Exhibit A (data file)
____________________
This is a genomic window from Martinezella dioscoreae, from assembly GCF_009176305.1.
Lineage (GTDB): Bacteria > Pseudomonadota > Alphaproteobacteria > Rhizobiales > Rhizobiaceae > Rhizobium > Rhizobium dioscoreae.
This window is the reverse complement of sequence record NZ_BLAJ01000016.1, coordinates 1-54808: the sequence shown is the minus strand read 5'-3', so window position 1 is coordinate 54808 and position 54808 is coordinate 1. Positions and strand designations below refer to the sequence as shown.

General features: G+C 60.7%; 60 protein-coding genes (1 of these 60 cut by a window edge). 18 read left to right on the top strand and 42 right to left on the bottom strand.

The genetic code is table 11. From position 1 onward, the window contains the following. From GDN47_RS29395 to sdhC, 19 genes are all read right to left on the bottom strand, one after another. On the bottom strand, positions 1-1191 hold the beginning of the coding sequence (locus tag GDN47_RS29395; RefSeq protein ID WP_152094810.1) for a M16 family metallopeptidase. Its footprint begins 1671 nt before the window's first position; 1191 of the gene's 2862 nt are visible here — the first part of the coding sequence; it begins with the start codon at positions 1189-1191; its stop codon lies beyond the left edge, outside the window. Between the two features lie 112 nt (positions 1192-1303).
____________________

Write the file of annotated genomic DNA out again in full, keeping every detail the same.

This is a genomic window from Martinezella dioscoreae, from assembly GCF_009176305.1.
Lineage (GTDB): Bacteria > Pseudomonadota > Alphaproteobacteria > Rhizobiales > Rhizobiaceae > Rhizobium > Rhizobium dioscoreae.
This window is the reverse complement of sequence record NZ_BLAJ01000016.1, coordinates 1-54808: the sequence shown is the minus strand read 5'-3', so window position 1 is coordinate 54808 and position 54808 is coordinate 1. Positions and strand designations below refer to the sequence as shown.

General features: G+C 60.7%; 60 protein-coding genes (1 of these 60 cut by a window edge). 18 read left to right on the top strand and 42 right to left on the bottom strand.

The genetic code is table 11. From position 1 onward, the window contains the following. From GDN47_RS29395 to sdhC, 19 genes are all read right to left on the bottom strand, one after another. On the bottom strand, positions 1-1191 hold the beginning of the coding sequence (locus tag GDN47_RS29395; RefSeq protein ID WP_152094810.1) for a M16 family metallopeptidase. Its footprint begins 1671 nt before the window's first position; 1191 of the gene's 2862 nt are visible here — the first part of the coding sequence; it begins with the start codon at positions 1189-1191; its stop codon lies beyond the left edge, outside the window. Between the two features lie 112 nt (positions 1192-1303).